Responsibility of the Creator Essay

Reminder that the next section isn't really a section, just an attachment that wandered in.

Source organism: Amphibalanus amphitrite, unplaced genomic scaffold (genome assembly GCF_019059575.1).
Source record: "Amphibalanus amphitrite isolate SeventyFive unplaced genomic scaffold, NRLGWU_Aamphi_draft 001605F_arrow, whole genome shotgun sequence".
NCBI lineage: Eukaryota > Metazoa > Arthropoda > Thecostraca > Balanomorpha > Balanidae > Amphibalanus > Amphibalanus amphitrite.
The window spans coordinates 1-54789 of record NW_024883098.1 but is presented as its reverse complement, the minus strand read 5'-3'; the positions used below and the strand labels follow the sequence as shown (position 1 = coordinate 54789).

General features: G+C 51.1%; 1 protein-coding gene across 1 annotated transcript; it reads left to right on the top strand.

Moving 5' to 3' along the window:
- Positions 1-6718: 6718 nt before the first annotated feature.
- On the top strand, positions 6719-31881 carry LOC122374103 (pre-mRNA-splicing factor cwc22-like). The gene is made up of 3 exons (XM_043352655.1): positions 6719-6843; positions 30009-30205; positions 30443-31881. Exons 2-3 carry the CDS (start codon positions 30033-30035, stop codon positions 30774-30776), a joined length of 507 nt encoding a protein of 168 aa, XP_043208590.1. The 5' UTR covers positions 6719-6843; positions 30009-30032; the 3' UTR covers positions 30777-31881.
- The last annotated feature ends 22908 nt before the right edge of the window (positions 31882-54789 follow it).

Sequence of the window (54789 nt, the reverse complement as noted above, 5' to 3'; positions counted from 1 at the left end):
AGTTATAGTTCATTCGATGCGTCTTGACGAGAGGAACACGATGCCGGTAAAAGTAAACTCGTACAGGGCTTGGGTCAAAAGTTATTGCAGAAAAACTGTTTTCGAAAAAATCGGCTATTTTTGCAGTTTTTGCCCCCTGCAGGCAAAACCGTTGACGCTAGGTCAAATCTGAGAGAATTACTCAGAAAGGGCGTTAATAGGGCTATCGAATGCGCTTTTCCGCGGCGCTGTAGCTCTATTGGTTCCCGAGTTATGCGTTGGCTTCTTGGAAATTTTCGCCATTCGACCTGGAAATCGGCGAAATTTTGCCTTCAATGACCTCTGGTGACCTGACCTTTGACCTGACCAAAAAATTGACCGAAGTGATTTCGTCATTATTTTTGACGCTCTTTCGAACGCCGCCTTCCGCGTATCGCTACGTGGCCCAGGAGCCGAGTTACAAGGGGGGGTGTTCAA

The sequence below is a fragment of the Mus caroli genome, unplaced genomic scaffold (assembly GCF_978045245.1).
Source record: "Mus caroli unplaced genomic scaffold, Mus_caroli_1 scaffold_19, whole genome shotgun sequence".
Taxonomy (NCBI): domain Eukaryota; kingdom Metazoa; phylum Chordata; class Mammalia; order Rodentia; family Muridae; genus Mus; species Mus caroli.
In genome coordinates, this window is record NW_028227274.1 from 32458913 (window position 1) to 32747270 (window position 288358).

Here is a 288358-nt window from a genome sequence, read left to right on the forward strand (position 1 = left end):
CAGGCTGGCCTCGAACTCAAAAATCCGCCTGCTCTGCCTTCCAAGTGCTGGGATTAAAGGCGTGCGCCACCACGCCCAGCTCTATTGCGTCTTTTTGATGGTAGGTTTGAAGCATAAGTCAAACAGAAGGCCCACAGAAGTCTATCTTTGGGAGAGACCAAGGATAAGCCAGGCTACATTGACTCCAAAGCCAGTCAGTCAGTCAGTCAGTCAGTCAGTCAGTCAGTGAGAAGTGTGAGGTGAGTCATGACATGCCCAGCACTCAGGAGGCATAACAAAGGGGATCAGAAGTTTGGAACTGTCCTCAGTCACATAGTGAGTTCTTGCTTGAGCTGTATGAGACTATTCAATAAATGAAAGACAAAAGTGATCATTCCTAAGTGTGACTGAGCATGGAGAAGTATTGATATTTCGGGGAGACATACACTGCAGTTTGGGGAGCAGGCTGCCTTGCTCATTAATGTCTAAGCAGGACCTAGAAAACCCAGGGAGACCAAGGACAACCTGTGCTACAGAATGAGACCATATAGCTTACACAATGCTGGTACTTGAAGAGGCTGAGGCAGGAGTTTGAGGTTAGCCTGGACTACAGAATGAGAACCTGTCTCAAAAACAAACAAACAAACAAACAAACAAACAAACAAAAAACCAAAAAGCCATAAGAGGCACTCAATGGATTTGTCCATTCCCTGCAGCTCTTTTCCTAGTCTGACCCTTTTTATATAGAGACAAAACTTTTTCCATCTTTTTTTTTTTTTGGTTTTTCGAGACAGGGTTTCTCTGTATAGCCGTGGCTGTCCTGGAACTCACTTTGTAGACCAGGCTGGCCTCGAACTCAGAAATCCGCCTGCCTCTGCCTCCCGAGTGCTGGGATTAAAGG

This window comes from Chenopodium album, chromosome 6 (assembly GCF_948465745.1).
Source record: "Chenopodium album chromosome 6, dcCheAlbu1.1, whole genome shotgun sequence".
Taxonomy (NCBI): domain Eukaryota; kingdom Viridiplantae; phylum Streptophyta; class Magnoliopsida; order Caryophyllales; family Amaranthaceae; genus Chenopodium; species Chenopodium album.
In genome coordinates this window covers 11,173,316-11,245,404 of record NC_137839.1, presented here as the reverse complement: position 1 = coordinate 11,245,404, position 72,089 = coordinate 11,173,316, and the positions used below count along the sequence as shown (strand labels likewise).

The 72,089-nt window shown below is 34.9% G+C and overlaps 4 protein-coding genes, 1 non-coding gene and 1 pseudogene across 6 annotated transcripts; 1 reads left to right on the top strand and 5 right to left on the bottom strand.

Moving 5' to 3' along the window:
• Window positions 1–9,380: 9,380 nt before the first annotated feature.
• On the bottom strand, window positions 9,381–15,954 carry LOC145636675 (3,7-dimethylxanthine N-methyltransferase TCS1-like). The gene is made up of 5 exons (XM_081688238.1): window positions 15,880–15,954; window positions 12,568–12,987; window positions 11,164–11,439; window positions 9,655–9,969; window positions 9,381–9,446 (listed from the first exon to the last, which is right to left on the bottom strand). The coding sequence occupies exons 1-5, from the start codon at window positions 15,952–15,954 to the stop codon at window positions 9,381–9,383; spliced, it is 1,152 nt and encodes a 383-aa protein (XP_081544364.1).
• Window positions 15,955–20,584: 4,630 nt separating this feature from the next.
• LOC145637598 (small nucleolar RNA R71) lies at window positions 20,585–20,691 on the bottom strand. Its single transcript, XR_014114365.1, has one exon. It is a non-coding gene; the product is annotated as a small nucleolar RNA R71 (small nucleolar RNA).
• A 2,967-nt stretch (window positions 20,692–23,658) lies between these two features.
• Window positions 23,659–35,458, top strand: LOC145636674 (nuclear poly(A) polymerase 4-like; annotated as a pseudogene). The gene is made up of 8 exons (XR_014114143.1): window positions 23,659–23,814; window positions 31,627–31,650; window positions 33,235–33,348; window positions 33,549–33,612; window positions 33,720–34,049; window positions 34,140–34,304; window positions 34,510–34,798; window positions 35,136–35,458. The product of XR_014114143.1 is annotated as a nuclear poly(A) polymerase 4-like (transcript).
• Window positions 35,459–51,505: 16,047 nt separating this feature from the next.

Responsibility of the Creator Elizabeth Shute May 11, 2011 Literature Mrs. O’Kelly I believe Victor Frankenstein was responsible for his creature’s actions. He had many chances to help but he was a too much of a coward. For example, Frankenstein could have helped Justine but he was too scared to speak up. It was his fault she was in jail and it was his fault she died. She was accused of killing William because Victor’s Monster put the necklace in her pocket. Frankenstein felt responsible for his younger brother’s death when he realized that the monster he created murdered William. Frankenstein started to feel as if he himself had committed the murder because of his role in the monster’s existence. Everything the monster did was Frankenstein‘s fault because he was the creator. Rather then he blaming the monster for his downfall, Frankenstein blamed himself because he created the monster’s life. Victor also felt as if he, himself, murdered Justine because she was executed for a crime the monster committed. Elizabeth was altered by the injustice of Justine’s death, and Frankenstein felt responsible for that alteration as well. The chain of events that the monster set off with William’s murder began not with the monster, but with Frankenstein’s desire to create life. He shows his obsession with creating life when he says, “…I paid no visit to Geneva, but was engaged, heart and soul, in the pursuit of some discoveries which I hoped to make. ”1 When the creature was complete he rejected it. He could barely look at the disgusting face which he had brought to life. He even says, “…Breathless horror and disgust filled my heart. ”2 The weight of remorse about his role in the deaths of William and Justine adversely affected Frankenstein’s mental and physical health. His responsibility for their deaths and whatever other destruction the monster may have wreaked on humanity overwhelmed him. When the monster came to Frankenstein to plead his case and tell his story, Frankenstein realized that he had some obligation to the monster because he created it, in the same way that he bore responsibility for the monster’s actions. Frankenstein was no longer simply responsible to humanity for the monster’s actions, but he was also responsible to the monster for his happiness. Being the creator of a life was more responsibility than Frankenstein planned for. The monster called upon Frankenstein to fulfill his obligation of providing for his happiness by creating a female companion to keep him company. Out of his sense of obligation to his creation and out of fear for his family, Frankenstein agreed to make the female monster. His responsibility to humanity carried greater weight than the idea of his responsibility to his creature for the actions of the original monster and the new one he agreed to create. He hadn’t yet realized the full weight of responsibility he would bear for the actions of both monsters. Before Frankenstein could marry Elizabeth, he had to complete his obligation to the monster so that he could be completely rid of him and the responsibility for his actions. As a result, Frankenstein postponed the wedding and took a trip to England to work without the danger of being discovered by his family. His obligation to the monster was not only to ensure the monster’s happiness, which Frankenstein felt obliged to do as the monster’s creator, but also as a way to protect his family from the monster’s vengeance. Before he completed the female monster, Frankenstein realized the weight of responsibility he would bear if together the two monsters destroyed any other human life or reproduced, and the thought was just too much to bear. Rather than deal with the responsibility for two hideous, superhuman creatures, Frankenstein would rather deal with the wrath of one, so he destroyed his work on the female monster. So began the battle between Frankenstein and the monster. Frankenstein was responsible for Henry’s death at the hands of the monster, and this grief rendered him ill for a long time. Frankenstein is once again in the position he found himself with William and Justine’s deaths. He didn’t murder Henry, but his friendship with Frankenstein made Henry susceptible to the monster’s wrath because he used Henry to get back at Frankenstein. Although the Irish magistrate acquitted him, Frankenstein knew that he was responsible for Henry’s death because he had defied the monster’s wishes and the monster repaid him by killing his friend. Frankenstein, feeling responsible for Elizabeth’s death as well as his father’s, vowed vengeance. The only way to absolve his responsibility for the monster’s actions was to kill him, so that’s what Frankenstein set out to do. He was responsible for the monster’s creation and its actions, and he planned to be responsible for the monster’s destruction as well. Frankenstein never admitted to his family what he had done, never admitted or took responsibility for his actions. He might as well have killed Elizabeth, William, Justine, and Henry with his own hand. The so called “Monster” only wanted companionship; he did not want to murder those people. The circumstances forced him to commit murder. Frankenstein was the instigator of those circumstances. Victor certainly created something that caused destruction, not only in his own life but in others lives as well. Justine took the fall for Victor, dying for his secret. Elizabeth died because Victor chooses not to create another monster. The monster did not necessarily want another monster-like companion, he just wanted acceptance. Victor brought about his own destruction. Victor’s ability to deal with the real world was almost nonexistent. He had only one friend, Clerval. His choice for a wife was a person he called “cousin”, but in fact was his adopted sister. Did Victor create this so-called “monster” to have a friend, the one thing the monster wished for? Victor denied his friendship to the monster, but why? The joy of creating life, the monster, overruled his judgment. He was denying the fact he had committed such a vile act upon humanity. He even says, “A being whom myself had formed, and eluded with life, had met me at midnight among the precipices of an inaccessible mountain. ”3 Victor may have admitted to creating the monster, but he denied that he had driven the monster to commit murder. He needed to admit, not only to himself, but to his family that he was the one responsible for William’s murder. By not admitting this, he allowed his friend Clerval and his wife Elizabeth to be murdered as well. His determination that his secret not be discovered became his downfall. Victor was responsible for every action of his own and for the actions of the monster. Frankenstein’s monster only wanted to be accepted for what he was. The monster needed a friend. Someone he could talk to, someone to love him, and someone to love back. Friendship was not possible. Unfortunately, the human race is very shallow. In the monster’s own words he says, “…they spurn and hate me. ”4 We tend to judge the appearances of others, rather than getting to know the person inside. A person’s appearance is only the shell in which they live, it never reflects the person they are. Frankenstein’s monster wanted a friend, not judgment; but even his creator rejected him, not once but multiple times. The second time Victor rejected him he says, “Devil’, I exclaimed, ‘do you dare approach me? And do not you fear the fierce vengeance of my arm wreaked on your miserable head? Be gone, vile insect…”5 In the end, Frankenstein didn’t care whether he lived or died. Victor wants the war to end. He has lost every battle he and the monster have fought. I only think that He wished death upon the monster so that the murders will stop. Even in the end Frankenstein was selfish. He did not want anything to stand in the way of science. Had he learned nothing? At least Walton had learned that maybe people should take responsibility for their actions. Walton did let the crew turn the boat around and not face the inevitable, death. Frankenstein made his bed, and now he’s lying in it. In the end, Frankenstein died while the monster survived. So in the end, Frankenstein lost everything. Frankenstein led himself down the path of destruction. He lost his friend, wife, and brother. He was loved by no one. All those whom he had cared about were dead. His experiment had turned him into a shell of hatred and despair. His focus on his creation, led him to a black hole, from which there was no escape. Frankenstein’s ambition did lead to disaster, but he was also the monster with no regard for human life. Now that Frankenstein was in the afterlife, the monster could now end his own life. His quest was over.